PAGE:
And if receiving the gift of Jesus in our baptism is the beginning of being called a disciple, then it is also the beginning of our life as stewards.

While this may seem impossible to us, Paul continues in his Philippian letter by saying that it is God who is at work in us, enabling us to both will and work for God. When the Holy Spirit dwells within us, the Spirit empowers us to do the work of God.

When we share the gospel, it is not our effort, but God’s grace that allows it to take root and grow.

When we serve others, it is not our efforts, but God’s grace that blesses our service.

If we take Jesus as our example for service and discipleship, why should we not take him as our example of stewardship?

Image result for serve othersBuilt on the foundation of God’s great love for us through Jesus, our call to stewardship is simply about being stewards of God’s love. At Good Shepherd, we see this expressed in our mission and ministry “to share the Shepherd’s love with all of God’s children.”

So stewardship, isn’t just about money, it never has been and it never will be. Stewardship is about our hearts. Jesus is God’s greatest gift to us. When we grasp the overwhelming love and grace and generosity this gift is for us, our words and hearts and behavior in every part of our lives will mirror our gratitude for the abundant riches we receive. Behind the sharing of money, of time, of talent, of our very selves, is the sharing of God’s love and grace which we have so richly received in Jesus Christ. God did not give us this love so that we could hold it for ourselves, but so we could share it with others.

In the days ahead, remember that God loves you and is abundantly generous toward you. As we continue our journey through the Live Generously stewardship series this fall, I invite you to set aside intentional time in order to explore how God is calling you to become an instrument of grace with a singing heart and a joyful, generous life. You and I are richly blessed. The Apostle Paul’s letter of thanksgiving to the ancient church in Phillipi is also a letter to the modern church of Good Shepherd today. How are the rich and abundant blessings we have already received being shared with others in thanksgiving?

Live generously brothers and sisters in Christ. Live generously. Amen.

Image result for live generously[I give thanks for Daniel L. Rudy’s reflection “The Gift of Christ” for much of the thematic content and inspiration for this sermon. Live Generously Stewardship Emphasis Worship Resources. Ecumenical Stewardship Center.]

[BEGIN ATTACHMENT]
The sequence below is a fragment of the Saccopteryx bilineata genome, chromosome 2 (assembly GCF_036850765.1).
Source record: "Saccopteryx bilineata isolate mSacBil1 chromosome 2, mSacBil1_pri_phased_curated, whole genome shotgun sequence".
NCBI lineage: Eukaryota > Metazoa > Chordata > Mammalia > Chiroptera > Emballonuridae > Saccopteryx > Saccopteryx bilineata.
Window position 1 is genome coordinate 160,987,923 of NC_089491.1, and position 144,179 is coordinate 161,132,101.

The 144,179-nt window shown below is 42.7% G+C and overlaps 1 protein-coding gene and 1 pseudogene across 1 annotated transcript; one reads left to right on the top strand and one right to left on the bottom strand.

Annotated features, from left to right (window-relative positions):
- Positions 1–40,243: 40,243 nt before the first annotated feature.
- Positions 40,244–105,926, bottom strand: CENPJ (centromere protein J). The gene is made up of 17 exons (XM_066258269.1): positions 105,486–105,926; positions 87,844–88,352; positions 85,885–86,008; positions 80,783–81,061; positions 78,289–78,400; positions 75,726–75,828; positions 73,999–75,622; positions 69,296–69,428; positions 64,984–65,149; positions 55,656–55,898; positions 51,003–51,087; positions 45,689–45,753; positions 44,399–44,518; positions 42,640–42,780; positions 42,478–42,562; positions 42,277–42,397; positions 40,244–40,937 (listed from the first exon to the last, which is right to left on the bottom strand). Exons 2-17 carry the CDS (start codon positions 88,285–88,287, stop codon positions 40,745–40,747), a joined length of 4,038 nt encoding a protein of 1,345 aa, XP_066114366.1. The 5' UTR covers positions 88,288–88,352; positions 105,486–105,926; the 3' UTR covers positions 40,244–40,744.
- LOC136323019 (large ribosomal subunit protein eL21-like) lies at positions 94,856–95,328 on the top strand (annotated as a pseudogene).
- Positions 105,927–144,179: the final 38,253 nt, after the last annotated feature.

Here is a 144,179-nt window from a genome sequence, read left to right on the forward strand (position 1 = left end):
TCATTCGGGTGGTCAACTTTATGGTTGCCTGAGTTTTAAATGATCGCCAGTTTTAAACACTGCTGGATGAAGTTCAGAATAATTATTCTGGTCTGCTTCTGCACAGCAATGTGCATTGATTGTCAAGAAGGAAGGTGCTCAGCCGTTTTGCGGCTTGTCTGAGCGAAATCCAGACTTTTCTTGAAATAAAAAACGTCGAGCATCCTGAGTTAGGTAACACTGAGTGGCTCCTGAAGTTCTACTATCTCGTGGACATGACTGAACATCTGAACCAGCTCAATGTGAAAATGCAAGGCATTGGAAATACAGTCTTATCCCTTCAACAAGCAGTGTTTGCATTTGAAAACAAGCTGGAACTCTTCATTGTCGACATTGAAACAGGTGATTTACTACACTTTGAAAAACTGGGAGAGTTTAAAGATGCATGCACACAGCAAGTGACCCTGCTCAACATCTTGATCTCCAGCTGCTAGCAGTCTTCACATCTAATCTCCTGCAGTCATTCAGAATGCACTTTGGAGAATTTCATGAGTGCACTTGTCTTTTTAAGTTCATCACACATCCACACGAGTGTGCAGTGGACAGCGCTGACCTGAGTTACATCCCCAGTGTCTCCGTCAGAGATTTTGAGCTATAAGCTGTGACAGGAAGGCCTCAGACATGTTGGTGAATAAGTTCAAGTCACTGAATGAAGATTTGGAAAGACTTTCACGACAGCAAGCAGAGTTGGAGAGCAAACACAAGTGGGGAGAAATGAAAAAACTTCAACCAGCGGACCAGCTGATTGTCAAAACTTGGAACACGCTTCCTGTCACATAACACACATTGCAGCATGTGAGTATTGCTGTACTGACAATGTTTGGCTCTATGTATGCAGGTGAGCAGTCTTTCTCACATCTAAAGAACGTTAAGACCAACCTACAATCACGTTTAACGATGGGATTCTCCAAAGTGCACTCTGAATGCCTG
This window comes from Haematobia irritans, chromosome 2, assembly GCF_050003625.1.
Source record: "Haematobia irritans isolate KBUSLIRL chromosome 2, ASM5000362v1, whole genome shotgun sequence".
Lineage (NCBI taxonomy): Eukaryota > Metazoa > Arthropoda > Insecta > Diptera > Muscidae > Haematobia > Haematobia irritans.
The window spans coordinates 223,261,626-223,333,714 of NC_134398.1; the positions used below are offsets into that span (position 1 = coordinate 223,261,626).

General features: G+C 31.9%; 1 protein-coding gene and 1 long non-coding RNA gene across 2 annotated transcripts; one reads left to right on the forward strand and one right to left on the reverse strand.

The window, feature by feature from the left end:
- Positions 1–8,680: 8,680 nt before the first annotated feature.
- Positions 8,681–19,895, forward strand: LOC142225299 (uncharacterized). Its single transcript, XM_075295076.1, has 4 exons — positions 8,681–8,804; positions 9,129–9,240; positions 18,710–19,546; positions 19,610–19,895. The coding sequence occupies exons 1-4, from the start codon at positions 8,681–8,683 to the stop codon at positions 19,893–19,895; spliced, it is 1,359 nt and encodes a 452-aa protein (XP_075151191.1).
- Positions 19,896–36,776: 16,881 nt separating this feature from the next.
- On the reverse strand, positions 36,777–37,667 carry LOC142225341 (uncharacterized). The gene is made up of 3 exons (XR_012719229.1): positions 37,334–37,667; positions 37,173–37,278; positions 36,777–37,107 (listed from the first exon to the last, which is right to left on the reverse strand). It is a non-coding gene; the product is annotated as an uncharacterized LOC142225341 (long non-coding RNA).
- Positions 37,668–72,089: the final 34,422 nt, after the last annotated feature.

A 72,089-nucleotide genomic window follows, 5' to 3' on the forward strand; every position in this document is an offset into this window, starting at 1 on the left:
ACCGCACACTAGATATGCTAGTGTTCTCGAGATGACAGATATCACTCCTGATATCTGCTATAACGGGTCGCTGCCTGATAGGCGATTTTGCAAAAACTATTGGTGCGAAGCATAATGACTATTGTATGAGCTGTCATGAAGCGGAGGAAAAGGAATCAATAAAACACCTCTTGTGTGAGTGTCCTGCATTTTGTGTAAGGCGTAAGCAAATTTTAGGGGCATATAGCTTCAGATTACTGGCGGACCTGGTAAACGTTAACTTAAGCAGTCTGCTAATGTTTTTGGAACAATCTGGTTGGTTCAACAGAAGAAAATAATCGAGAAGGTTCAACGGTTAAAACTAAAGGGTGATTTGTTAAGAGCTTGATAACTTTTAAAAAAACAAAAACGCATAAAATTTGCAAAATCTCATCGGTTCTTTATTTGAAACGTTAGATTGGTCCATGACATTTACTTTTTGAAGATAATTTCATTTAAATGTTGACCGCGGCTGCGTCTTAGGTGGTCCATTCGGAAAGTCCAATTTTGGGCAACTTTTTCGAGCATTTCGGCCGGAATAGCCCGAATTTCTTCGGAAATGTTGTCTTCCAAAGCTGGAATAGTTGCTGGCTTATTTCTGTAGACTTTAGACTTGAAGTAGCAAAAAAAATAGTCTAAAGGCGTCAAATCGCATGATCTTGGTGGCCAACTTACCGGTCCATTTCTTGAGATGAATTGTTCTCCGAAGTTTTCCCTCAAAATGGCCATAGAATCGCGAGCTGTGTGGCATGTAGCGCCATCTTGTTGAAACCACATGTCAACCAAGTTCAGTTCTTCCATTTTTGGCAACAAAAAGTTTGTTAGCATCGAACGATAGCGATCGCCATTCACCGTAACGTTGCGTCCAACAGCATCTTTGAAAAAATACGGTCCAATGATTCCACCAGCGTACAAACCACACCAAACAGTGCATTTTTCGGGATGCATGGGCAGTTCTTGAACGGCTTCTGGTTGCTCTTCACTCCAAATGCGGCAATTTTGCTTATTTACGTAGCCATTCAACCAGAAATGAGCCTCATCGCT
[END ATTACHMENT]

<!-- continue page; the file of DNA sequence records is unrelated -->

“Are You Available?” 10.01.2017 Sermon

Matthew 21:23-32 • October 1, 2017

Brothers and sisters in Christ grace and peace to you from God our Father and Lord and Savior Jesus the Christ. Amen.

An owner of a small manufacturing company was asked by one of her employees to write a letter of recommendation. The owner wanted to be honest but also wanted the employee to find a new job because of his poor work ethic. She was a little reluctant to write the letter at first but eventually agreed. In the letter that she finally wrote, this is how it concluded, “if you get John to work for you, you will be extremely fortunate. Yours truly…”Image result for writing a letter

Today’s gospel reading is the second week in a series of three weeks where we find ourselves in the vineyard. I don’t know about you, but my only real experience with a vineyard was during a short vacation in Napa Valley California. And my time in the vineyards of Napa Valley had little to do with work or hard labor.

One of the reasons I hear from people who don’t read the Bible or study scripture as part of their faith journey is that they get stuck trying to relate to the story. Today might be one example of that if we are trying to relate to the story by relating it to our literal experiences of working in vineyards. I’m hoping we can move beyond that a little today.Image result for working in the vineyard

In her book Stitches, Anne LaMott wrote, “If there is a God, and most days I do think there is, He or She does not need us to bring hope and new life back into our lives, but keeps letting us help.” (Stitches, p. 60-61)
Here’s the thing about God’s work. God really doesn’t need us in order for God to be able to do the things God wants to do. I believe God can get it done without our helper our getting in the way as is more often the case. But for some strange reason, reasons that we’re probably not going to figure out in this life, God keeps insisting that we do in fact get to help.

Another story.

Image result for around the cornerA man applied for a job as a handyman. The prospective employer asked. “Can you do carpentry?” The man answered “no.”
“How about bricklaying?” Again, the man answered, “No.”
The employer asked, “Well, what about electrical work?”
“No. I don’t know anything about that either.”
Finally, the frustrated employer said, “Well, tell me then, what is handy about you?”
The man replied with a beaming smile on his face and excitement in his voice, “I live just around the corner.” [Story from King Duncan, Time for Action]